Background Abortion is widespread in the Niger- Delta region of Nigeria, with resulting high rates of morbidity and mortality. It is thought that the private sector provides the majority of abortion services in Nigeria as a result of the restrictive abortion law in the country. The oil-rich Niger- Delta region accounts for 90% of the country’s resource, is economically active and has increased opportunities for sexual networking. Method This study assays the attitudes of staff at family planning (FP) services and practices of reproductive health and FP services among private practitioners in four states ofNiger-Delta of Nigeria (the states of Edo, Delta, Bayelsa and Rivers). ResultsWomen who had unwanted pregnancies were attended by 119 (87.5%) respondents. However, only 33 (24.0%) provided services for termination of pregnancy. Indeed, just over half (72; 53.4%) counselled women to continue the pregnancy while fewer (35; 25.9%) referred women to other clinics. However, there was no evidence to suggest that doctors followed up on those women counselled to continue their pregnancies. Most private sector service providers of abortion services in Nigeria (69.7%) are non-specialist doctors. ConclusionEducation of private practitioners in the principles of abortion, post-abortion care and FP is recommended to alleviate abortion-related morbidity and mortality in Nigeria.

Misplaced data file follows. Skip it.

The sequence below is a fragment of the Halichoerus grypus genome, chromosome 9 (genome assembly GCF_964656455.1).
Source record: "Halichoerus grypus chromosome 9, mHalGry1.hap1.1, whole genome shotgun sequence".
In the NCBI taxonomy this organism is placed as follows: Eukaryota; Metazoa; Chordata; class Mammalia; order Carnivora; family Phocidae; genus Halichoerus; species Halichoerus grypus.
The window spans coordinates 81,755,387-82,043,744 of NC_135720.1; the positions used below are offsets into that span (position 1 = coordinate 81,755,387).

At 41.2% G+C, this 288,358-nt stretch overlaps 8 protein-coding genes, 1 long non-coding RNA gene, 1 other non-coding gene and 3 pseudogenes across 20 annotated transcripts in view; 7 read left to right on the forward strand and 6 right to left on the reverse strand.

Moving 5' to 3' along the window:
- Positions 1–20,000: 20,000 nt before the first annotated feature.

Lawrence Osuakpor Omo-Aghoja, Afolabi Hammed, Friday Ebhodaghe Okonofua, Okpani Anthony Okpani, Oyinkondu Collins Koroye, Sylvester Ojobo, Iyore Itabor, Olakunle Daramola
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